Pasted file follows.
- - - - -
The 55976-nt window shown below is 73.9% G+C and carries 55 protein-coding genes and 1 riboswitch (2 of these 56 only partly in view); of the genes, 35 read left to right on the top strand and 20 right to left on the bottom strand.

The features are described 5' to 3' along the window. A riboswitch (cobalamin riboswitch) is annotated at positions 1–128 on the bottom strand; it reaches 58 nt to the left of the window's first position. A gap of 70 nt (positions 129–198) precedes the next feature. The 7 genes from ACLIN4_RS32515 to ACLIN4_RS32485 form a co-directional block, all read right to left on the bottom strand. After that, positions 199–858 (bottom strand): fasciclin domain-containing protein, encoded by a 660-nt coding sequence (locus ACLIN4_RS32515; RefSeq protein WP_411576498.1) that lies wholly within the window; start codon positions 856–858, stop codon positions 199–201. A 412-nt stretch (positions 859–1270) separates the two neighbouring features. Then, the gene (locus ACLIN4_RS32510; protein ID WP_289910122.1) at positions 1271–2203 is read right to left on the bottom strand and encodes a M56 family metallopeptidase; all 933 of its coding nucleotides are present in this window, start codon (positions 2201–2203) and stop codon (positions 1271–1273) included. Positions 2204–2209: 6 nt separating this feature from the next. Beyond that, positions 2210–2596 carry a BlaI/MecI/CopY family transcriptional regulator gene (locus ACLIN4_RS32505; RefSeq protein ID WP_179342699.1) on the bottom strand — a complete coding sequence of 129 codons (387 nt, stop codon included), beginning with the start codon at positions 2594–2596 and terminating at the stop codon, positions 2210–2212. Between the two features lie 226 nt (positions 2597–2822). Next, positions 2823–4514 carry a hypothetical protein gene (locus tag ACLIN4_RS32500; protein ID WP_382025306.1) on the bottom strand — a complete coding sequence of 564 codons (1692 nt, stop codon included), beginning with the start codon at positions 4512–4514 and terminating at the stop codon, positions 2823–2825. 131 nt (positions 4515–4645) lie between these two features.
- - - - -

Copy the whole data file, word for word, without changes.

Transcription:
The 55976-nt window shown below is 73.9% G+C and carries 55 protein-coding genes and 1 riboswitch (2 of these 56 only partly in view); of the genes, 35 read left to right on the top strand and 20 right to left on the bottom strand.

The features are described 5' to 3' along the window. A riboswitch (cobalamin riboswitch) is annotated at positions 1–128 on the bottom strand; it reaches 58 nt to the left of the window's first position. A gap of 70 nt (positions 129–198) precedes the next feature. The 7 genes from ACLIN4_RS32515 to ACLIN4_RS32485 form a co-directional block, all read right to left on the bottom strand. After that, positions 199–858 (bottom strand): fasciclin domain-containing protein, encoded by a 660-nt coding sequence (locus ACLIN4_RS32515; RefSeq protein WP_411576498.1) that lies wholly within the window; start codon positions 856–858, stop codon positions 199–201. A 412-nt stretch (positions 859–1270) separates the two neighbouring features. Then, the gene (locus ACLIN4_RS32510; protein ID WP_289910122.1) at positions 1271–2203 is read right to left on the bottom strand and encodes a M56 family metallopeptidase; all 933 of its coding nucleotides are present in this window, start codon (positions 2201–2203) and stop codon (positions 1271–1273) included. Positions 2204–2209: 6 nt separating this feature from the next. Beyond that, positions 2210–2596 carry a BlaI/MecI/CopY family transcriptional regulator gene (locus ACLIN4_RS32505; RefSeq protein ID WP_179342699.1) on the bottom strand — a complete coding sequence of 129 codons (387 nt, stop codon included), beginning with the start codon at positions 2594–2596 and terminating at the stop codon, positions 2210–2212. Between the two features lie 226 nt (positions 2597–2822). Next, positions 2823–4514 carry a hypothetical protein gene (locus tag ACLIN4_RS32500; protein ID WP_382025306.1) on the bottom strand — a complete coding sequence of 564 codons (1692 nt, stop codon included), beginning with the start codon at positions 4512–4514 and terminating at the stop codon, positions 2823–2825. 131 nt (positions 4515–4645) lie between these two features.